With a French name and a Catalan heart, Deux Souliers is a Barcelona-based footwear brand led by designer Nunu Solsona, who also shares the creative direction with Folch Studio. Deux Soulier advocates a slow fashion spirit and a contemporary craft ideology, prioritizing comfort, quality and responsible manufacturing (every shoe is handmade in Menorca, Spain). The Spring/Summer ’14 collection de-contextualizes classic shoe designs, featuring sandal-shaped and often unisex models with a sophisticated sport aesthetic, and materials like cowhide or clean cotton provide subtle texture to their neutral-toned color palette. Albert Folch, creative director of Folch Studio, shared with us a bit of insight into the process behind the brand’s aesthetics, which he described as reductionist in itself. Deux Souliers means Two Shoes in French – simple as that, a simplicity that is at the core of every byproduct of the brand – from beautifully crafted shoes to advertising campaigns, branding and online presence. The focus is the product, and every aesthetic decision revolves around featuring it in the most straightforward, best possible way. Nunu is also interested in maintaining open door sessions at their studio in order to maintain closeness with the client – in fact, it’s how I had the opportunity to experience first-hand the lovely ethos of the brand. Campaign photography by Teddy Iborra.
This collection of simple leather sleeves for Apple devices has been created by the Dutch company Mujjo. All pieces are simple, slim and at the same time provide enough room to carry your iThing plus a few extras. The iPhone and iPad cases are folded from a single piece of leather in such a way that there is an integrated pocket for your papers, cards, earphones and other essentials. The Macbook sleeves feature felt for extra padding. They have a compartment inside to fit your stuff. Here is how designers explain their vision: We obsessively try to keep it as simple as possible, while trying to make each part as good as possible, every stitch, every button, they have all been intensively thought out. While it’s not easy to keep things simple, it does pay off to create a product that is perfect in a sense of simplicity to that extent that you cannot leave anything away without compromising it’s intention. I love the functionality of these pieces. While slimming the lines, designers did not strip away the comfort. I would appreciate more colors though.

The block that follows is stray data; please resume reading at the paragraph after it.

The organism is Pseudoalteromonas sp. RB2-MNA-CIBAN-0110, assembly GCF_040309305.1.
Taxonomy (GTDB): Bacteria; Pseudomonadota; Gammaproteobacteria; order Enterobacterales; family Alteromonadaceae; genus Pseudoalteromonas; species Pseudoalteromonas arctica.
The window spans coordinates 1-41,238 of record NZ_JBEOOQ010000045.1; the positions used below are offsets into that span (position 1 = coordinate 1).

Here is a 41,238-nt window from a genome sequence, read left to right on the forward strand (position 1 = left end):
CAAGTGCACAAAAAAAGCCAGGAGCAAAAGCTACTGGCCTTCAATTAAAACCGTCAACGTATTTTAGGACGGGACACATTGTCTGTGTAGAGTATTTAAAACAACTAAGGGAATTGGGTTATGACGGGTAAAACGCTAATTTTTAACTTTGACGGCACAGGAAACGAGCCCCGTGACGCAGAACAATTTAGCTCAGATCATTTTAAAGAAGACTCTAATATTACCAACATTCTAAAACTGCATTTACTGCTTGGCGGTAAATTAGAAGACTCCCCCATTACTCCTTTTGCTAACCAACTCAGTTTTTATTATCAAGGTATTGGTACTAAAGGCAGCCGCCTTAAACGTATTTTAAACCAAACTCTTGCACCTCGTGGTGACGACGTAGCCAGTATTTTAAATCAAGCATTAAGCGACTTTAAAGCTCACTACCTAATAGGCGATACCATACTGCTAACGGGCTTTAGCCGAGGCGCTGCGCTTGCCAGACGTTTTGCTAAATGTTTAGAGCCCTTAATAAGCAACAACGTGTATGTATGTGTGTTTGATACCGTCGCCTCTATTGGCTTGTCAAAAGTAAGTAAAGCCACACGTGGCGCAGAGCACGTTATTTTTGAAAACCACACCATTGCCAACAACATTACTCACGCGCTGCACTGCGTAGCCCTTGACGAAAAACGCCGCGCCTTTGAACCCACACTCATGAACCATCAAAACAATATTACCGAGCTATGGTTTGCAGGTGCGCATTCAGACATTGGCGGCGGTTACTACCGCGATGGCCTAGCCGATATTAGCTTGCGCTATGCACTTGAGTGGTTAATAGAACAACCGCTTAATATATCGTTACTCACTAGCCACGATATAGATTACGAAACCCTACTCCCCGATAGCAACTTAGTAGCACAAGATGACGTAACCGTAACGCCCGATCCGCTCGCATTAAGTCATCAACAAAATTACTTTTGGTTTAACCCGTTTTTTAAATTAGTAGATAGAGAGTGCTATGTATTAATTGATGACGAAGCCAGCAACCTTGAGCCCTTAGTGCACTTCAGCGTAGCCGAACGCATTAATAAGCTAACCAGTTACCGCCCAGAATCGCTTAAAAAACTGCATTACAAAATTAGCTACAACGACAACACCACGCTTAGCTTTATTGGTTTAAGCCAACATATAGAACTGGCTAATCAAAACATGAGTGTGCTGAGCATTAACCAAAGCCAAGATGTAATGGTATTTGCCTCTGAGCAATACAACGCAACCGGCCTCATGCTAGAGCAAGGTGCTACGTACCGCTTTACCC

Camilla and Marc’s SS 2014 collection embodies what their brand has always preached; flattering silhouettes, clean lines, keen attention to detail. The collection sees a fusion of strong lines, draping and a restrained palette. The resulting pieces embody minimalism to a tee and are fresh beautiful adornments. They can’t help but entice mass envy. Based in Australia and built on a contemporary and effortlessly elegant philosophy, their portfolio is nothing short of handsome. Since their launch in 2003, Camilla and Marc have headed innovation in luxury Australian women’s fashion. The brother and sister duo’s passion for working with quality textiles and couturier techniques such as draping have seen them hold their own. SS 2014 is a curation of beautiful, considered and texturally opulent pieces. Knowing them is a must. Photography courtesy of Camilla and Marc.
Last year we introduced Thisispaper’s beautifully basic Natural Irma Bag — and today we are featuring their new range of minimalist bags & rucksacks, showcased in their impressively designed online shop. Designed and manufactured by Thisispaper, by hand, in their Warsaw based studio, the range includes the beautiful Top Roll Rucksack — 100% cotton, the minimal and elegant Pocket Bag — 100% linen, and the stylish yet durable Market Bag — 100% cotton — all featuring vegetable-tanned natural leather. Some items within the collection are available in black, natural and off-white colours, as well as various sizes. All of which look just as impressive as each other. Perfect for everyday use, this made to order range offers everything you need in a bag. Wonderful work.